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New Animal Shelter Not Ready for Cats and Dogs

New Animal Shelter Not Ready for Cats and Dogs



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Whit Johnson ReportingSome Utah cats and dogs are facing a life-or-death situation. Overpopulation has taken over this spring. Several factors are the cause, ranging from shelter maintenance to spring breeding.

The situation is immediate. Just this morning, the Utah Animal Adoption Center saved more than a dozen animals set to be euthanized. About 20,000 animals are euthanized in Utah every year. Advocates say "now" is the time for the public to help.

They're commonly known as man's best friend. But pet overpopulation is creating new challenges, and animal advocates are crying for help. Executive Director of the Utah Animal Adoption Center Cheryl Smith says, "Our shelters are filled with healthy, loving, adoptable, vivacious animals."

New Animal Shelter Not Ready for Cats and Dogs

Smith desperately wants to open her new facility in Salt Lake City. Just this morning she was forced to move more than a dozen animals in early. "Salt Lake County was going to have to euthanize all of these animals that we pulled today; not because they wanted to, not because they don't care. They do very much."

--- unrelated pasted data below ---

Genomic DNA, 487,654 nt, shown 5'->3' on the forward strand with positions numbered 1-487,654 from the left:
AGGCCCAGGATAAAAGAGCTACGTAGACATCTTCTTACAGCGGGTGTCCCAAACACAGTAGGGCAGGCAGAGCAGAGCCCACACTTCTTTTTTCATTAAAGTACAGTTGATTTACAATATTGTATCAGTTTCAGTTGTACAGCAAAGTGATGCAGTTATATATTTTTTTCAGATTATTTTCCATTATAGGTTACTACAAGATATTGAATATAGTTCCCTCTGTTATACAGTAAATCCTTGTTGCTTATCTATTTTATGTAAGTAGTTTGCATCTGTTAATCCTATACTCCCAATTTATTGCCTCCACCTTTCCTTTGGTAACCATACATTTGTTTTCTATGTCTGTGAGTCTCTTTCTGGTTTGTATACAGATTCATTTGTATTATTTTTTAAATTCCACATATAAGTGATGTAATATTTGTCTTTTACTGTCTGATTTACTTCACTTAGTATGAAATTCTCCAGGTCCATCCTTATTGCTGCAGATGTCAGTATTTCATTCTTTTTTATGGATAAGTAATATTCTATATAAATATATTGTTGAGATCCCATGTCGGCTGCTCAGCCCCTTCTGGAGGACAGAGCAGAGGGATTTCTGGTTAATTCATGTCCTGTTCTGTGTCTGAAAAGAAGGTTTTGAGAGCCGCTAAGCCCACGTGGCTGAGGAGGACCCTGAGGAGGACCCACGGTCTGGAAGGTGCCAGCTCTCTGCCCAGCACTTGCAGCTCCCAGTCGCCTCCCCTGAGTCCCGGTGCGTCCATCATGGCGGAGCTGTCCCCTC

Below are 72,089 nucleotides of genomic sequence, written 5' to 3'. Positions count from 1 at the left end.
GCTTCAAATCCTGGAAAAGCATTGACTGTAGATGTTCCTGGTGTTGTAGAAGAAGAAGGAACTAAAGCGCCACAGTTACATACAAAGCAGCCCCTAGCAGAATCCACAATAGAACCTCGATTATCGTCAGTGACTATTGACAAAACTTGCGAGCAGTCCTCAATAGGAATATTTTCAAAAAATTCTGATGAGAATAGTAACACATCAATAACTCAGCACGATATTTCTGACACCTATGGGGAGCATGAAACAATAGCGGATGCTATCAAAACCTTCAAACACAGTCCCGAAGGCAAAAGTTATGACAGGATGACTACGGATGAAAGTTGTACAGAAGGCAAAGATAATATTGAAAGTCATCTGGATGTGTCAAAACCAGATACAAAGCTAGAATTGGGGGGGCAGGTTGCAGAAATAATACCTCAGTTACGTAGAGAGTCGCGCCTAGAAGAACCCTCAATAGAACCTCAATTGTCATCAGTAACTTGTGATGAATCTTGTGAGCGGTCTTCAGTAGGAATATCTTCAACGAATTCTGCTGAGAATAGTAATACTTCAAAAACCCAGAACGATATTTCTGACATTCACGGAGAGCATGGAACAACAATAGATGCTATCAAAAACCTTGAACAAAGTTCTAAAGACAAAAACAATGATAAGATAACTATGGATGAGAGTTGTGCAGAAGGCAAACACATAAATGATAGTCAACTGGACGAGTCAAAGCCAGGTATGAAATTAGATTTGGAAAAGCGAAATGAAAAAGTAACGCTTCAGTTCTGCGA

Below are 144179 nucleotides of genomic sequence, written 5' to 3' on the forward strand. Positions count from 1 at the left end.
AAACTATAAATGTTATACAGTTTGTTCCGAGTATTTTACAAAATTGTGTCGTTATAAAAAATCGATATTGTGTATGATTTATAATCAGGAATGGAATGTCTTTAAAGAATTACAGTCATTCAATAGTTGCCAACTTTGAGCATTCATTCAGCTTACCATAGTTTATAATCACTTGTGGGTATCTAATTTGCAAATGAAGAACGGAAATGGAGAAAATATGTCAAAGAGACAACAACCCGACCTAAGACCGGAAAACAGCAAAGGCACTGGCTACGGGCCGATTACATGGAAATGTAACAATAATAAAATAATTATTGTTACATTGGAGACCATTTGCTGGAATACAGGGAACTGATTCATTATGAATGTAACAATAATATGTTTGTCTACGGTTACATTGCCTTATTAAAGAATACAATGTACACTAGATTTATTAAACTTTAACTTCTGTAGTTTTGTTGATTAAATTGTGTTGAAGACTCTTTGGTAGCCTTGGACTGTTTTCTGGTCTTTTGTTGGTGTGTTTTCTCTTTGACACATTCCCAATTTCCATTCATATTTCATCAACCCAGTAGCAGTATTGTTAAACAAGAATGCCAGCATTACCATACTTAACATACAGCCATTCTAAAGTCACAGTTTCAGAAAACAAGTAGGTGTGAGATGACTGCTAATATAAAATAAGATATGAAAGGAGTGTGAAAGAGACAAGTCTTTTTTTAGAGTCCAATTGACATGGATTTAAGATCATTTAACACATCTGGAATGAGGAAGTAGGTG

Unexpected maintenance at the Salt Lake Animal Shelter is causing an already jam-packed facility to lose nearly a third of its capacity for the rest of the year. "I know some people get upset about euthanasia and blame the shelters, but really this is a community issue," says Temma Martin of the Salt Lake County Animal Services. She says every single pet owner has decisions to make about their pets that will either help solve the problem, help end overpopulation or add to it.

New Animal Shelter Not Ready for Cats and Dogs

With overflowing shelters, facilities like the Utah Animal Adoption Center are becoming even more necessary. A $1 million donation got them this far, but thousands more are needed before they can open. Martin says, "The biggest thing that pet owners can do right now is to be extremely responsible with their pets."

If you have a pet, advocates recommend keeping them contained in a yard and getting them spayed or neutered. They also say your pet should have identification. And if you lose your pet, contact your local shelter right away.

Of course, if you're looking for a pet, there are many waiting to be adopted.

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